Excerpt from Gone For Good by Harlan Coben, plus links to reviews, author biography & more

Summary |  Excerpt |  Reviews |  Readalikes |  Genres & Themes |  Author Bio

Gone For Good

By Harlan Coben

Gone For Good
  • Critics' Opinion:

    Readers' Opinion:

  • Hardcover: Apr 2002,
    352 pages.
    Paperback: Mar 2003,
    352 pages.

    Publication Information

  • Rate this book


Buy This Book

About this Book

Print Excerpt


I passed by the Glassmans' old place. Mark "the Doof" Glassman had jumped through the sliding glass doors when he was six. He was playing Superman. I remembered the scream and the blood. He needed over forty stitches. The Doof grew up and became some kind of IPO-start-up zillionaire. I don't think they call him the Doof anymore, but you never know.

The Marianos' house, still that horrid shade of phlegm yellow with a plastic deer guarding the front walk, was on the bend. Angela Mariano, our local bad girl, was two years older than us and like some superior, awe-inducing species. Watching Angela sunning in her backyard in a gravity-defying ribbed halter top, I had felt the first painful thrusts of deep hormonal longing. My mouth would actually water. Angela used to fight with her parents and sneak smokes in the toolshed behind her house. Her boyfriend drove a motorcycle. I ran into her last year on Madison Avenue in midtown. I expected her to look awful--that was what you always hear happens to that first lust-crush--but Angela looked great and seemed happy.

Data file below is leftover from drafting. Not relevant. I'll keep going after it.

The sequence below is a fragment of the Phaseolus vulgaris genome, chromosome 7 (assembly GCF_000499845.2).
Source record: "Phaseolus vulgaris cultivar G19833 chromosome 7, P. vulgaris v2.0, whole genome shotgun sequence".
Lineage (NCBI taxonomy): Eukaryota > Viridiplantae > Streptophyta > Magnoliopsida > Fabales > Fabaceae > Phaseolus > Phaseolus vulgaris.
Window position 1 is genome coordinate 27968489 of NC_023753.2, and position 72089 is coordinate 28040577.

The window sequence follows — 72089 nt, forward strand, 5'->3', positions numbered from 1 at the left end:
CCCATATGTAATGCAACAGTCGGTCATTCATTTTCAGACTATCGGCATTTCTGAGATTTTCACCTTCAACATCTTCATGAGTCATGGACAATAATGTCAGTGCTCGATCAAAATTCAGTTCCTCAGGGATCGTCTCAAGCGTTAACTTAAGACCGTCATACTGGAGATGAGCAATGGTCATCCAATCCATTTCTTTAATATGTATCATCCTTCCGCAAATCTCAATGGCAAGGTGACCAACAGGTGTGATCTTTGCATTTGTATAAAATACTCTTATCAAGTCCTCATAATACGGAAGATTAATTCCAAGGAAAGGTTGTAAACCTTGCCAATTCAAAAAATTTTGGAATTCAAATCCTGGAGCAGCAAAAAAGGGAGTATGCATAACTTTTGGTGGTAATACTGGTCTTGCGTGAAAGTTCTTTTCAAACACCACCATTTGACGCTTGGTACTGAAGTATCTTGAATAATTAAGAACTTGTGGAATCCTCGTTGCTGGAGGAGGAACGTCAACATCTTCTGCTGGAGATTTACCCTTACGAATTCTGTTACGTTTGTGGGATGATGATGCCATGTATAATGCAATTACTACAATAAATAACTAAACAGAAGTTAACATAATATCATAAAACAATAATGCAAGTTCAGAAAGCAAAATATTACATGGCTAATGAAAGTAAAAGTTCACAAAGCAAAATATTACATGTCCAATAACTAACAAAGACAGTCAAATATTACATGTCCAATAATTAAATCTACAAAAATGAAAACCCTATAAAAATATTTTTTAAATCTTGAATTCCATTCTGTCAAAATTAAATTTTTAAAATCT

A lawn sprinkler did the slow wave in front of Eric Frankel's house at 23 Downing Place. Eric had a space-travel-themed bar mitzvah at the Chanticleer in Short Hills when we were both in seventh grade. The ceiling was done up planetarium style--a black sky with star constellations. My seating card told me that I was sitting at "Table Apollo 14." The centerpiece was an ornate model rocket on a green fauna launching pad. The waiters adorned in realistic space suits, were each supposed to be one of the Mercury 7. "John Glenn" served us. Cindi Shapiro and I had sneaked into the chapel room and made out for over an hour. It was my first time. I didn't know what I was doing. Cindi did. I remember it was glorious, the way her tongue caressed and jolted me in unexpected ways. But I also remember my initial wonderment evolving after twenty minutes or so into, well, boredom--a confused "what next?" along with a naive "is that all there is?"